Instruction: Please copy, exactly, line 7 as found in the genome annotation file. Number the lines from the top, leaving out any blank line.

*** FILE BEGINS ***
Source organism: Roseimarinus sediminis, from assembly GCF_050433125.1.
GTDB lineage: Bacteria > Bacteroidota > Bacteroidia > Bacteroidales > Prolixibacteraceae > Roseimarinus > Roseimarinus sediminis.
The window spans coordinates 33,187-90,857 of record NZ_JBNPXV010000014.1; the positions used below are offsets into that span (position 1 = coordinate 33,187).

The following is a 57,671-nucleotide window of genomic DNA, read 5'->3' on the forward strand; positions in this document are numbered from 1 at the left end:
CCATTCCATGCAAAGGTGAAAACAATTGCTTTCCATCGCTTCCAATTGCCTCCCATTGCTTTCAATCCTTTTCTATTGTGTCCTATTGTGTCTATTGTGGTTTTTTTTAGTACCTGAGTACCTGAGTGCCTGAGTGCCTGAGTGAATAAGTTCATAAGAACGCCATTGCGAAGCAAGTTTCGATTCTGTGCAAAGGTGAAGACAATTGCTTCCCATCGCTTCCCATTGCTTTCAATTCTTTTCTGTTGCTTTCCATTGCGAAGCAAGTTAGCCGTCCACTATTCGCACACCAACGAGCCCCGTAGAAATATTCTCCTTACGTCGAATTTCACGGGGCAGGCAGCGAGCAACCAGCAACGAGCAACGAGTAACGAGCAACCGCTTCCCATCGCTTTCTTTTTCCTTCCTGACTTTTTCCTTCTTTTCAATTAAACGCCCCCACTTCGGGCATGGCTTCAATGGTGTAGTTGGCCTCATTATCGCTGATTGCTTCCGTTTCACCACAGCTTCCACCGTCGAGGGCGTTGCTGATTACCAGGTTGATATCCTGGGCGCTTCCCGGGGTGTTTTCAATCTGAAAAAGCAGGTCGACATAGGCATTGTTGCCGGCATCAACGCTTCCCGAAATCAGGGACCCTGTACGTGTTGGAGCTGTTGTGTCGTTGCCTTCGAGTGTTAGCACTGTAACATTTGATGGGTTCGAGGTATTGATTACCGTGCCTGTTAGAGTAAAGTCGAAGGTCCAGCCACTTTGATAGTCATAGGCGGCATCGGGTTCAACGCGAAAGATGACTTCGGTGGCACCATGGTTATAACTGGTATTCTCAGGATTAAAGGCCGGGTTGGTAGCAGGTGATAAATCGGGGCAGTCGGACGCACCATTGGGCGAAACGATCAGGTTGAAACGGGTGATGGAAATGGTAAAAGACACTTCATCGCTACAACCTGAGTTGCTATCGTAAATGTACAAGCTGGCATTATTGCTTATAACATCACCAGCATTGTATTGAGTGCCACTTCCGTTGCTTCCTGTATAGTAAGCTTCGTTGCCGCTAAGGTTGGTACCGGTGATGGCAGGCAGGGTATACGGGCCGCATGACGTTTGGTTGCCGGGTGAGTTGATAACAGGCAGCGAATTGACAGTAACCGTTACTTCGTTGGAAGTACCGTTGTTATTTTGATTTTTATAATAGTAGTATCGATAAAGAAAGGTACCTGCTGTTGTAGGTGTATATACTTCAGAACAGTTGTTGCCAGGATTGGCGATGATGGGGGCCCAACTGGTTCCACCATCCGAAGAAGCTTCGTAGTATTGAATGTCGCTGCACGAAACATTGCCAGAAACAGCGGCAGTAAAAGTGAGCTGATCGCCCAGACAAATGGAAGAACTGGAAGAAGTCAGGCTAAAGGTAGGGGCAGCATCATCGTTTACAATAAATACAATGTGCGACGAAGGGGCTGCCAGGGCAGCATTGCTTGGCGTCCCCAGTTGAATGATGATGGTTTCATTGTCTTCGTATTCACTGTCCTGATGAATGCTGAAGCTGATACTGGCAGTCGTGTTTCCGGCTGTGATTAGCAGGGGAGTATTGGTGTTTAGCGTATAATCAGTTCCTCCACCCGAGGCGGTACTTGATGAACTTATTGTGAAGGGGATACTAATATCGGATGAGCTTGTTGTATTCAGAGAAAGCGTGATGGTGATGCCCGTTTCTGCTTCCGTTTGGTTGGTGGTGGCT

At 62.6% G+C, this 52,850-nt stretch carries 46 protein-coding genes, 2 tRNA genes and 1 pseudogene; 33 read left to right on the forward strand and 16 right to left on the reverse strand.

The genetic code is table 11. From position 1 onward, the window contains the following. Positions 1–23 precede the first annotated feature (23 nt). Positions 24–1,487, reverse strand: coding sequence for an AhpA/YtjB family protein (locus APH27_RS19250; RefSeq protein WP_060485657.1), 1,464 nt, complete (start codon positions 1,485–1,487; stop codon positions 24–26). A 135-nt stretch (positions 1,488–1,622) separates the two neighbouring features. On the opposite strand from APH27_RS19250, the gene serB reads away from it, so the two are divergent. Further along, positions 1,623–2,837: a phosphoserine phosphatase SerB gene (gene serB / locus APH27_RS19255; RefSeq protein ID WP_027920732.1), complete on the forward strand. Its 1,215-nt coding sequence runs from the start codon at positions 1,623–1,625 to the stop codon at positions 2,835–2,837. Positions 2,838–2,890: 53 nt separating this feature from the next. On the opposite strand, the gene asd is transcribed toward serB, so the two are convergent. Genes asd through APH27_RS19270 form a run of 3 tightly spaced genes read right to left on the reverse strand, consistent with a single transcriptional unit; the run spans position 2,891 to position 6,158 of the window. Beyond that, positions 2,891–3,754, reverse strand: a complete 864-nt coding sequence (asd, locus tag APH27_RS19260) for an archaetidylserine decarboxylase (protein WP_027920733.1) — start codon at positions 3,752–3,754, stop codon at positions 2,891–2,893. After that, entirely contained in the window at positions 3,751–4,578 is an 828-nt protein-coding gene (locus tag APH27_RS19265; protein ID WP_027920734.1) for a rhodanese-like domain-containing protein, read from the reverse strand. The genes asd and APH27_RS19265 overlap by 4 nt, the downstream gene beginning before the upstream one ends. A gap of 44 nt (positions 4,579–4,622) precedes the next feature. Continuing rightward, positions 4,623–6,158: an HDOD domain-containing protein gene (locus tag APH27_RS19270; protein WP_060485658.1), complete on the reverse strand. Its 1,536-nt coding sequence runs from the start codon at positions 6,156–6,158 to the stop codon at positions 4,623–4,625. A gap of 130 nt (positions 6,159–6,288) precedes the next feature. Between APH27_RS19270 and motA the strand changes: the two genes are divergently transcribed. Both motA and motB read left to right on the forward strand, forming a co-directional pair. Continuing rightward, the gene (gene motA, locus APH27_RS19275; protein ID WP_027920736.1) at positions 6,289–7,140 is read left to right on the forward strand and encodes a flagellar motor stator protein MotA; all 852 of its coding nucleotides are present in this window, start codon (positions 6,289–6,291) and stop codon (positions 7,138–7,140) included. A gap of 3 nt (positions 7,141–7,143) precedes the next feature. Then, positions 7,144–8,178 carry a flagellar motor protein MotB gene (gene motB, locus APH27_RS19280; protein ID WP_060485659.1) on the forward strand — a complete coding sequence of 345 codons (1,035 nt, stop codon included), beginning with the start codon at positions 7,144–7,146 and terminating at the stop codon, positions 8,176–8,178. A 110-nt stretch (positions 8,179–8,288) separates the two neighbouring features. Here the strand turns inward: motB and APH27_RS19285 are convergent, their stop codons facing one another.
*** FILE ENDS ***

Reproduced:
The genetic code is table 11. From position 1 onward, the window contains the following. Positions 1–23 precede the first annotated feature (23 nt). Positions 24–1,487, reverse strand: coding sequence for an AhpA/YtjB family protein (locus APH27_RS19250; RefSeq protein WP_060485657.1), 1,464 nt, complete (start codon positions 1,485–1,487; stop codon positions 24–26). A 135-nt stretch (positions 1,488–1,622) separates the two neighbouring features. On the opposite strand from APH27_RS19250, the gene serB reads away from it, so the two are divergent. Further along, positions 1,623–2,837: a phosphoserine phosphatase SerB gene (gene serB / locus APH27_RS19255; RefSeq protein ID WP_027920732.1), complete on the forward strand. Its 1,215-nt coding sequence runs from the start codon at positions 1,623–1,625 to the stop codon at positions 2,835–2,837. Positions 2,838–2,890: 53 nt separating this feature from the next. On the opposite strand, the gene asd is transcribed toward serB, so the two are convergent. Genes asd through APH27_RS19270 form a run of 3 tightly spaced genes read right to left on the reverse strand, consistent with a single transcriptional unit; the run spans position 2,891 to position 6,158 of the window. Beyond that, positions 2,891–3,754, reverse strand: a complete 864-nt coding sequence (asd, locus tag APH27_RS19260) for an archaetidylserine decarboxylase (protein WP_027920733.1) — start codon at positions 3,752–3,754, stop codon at positions 2,891–2,893. After that, entirely contained in the window at positions 3,751–4,578 is an 828-nt protein-coding gene (locus tag APH27_RS19265; protein ID WP_027920734.1) for a rhodanese-like domain-containing protein, read from the reverse strand. The genes asd and APH27_RS19265 overlap by 4 nt, the downstream gene beginning before the upstream one ends. A gap of 44 nt (positions 4,579–4,622) precedes the next feature. Continuing rightward, positions 4,623–6,158: an HDOD domain-containing protein gene (locus tag APH27_RS19270; protein WP_060485658.1), complete on the reverse strand. Its 1,536-nt coding sequence runs from the start codon at positions 6,156–6,158 to the stop codon at positions 4,623–4,625. A gap of 130 nt (positions 6,159–6,288) precedes the next feature. Between APH27_RS19270 and motA the strand changes: the two genes are divergently transcribed. Both motA and motB read left to right on the forward strand, forming a co-directional pair. Continuing rightward, the gene (gene motA, locus APH27_RS19275; protein ID WP_027920736.1) at positions 6,289–7,140 is read left to right on the forward strand and encodes a flagellar motor stator protein MotA; all 852 of its coding nucleotides are present in this window, start codon (positions 6,289–6,291) and stop codon (positions 7,138–7,140) included. A gap of 3 nt (positions 7,141–7,143) precedes the next feature. Then, positions 7,144–8,178 carry a flagellar motor protein MotB gene (gene motB, locus APH27_RS19280; protein ID WP_060485659.1) on the forward strand — a complete coding sequence of 345 codons (1,035 nt, stop codon included), beginning with the start codon at positions 7,144–7,146 and terminating at the stop codon, positions 8,176–8,178. A 110-nt stretch (positions 8,179–8,288) separates the two neighbouring features. Here the strand turns inward: motB and APH27_RS19285 are convergent, their stop codons facing one another.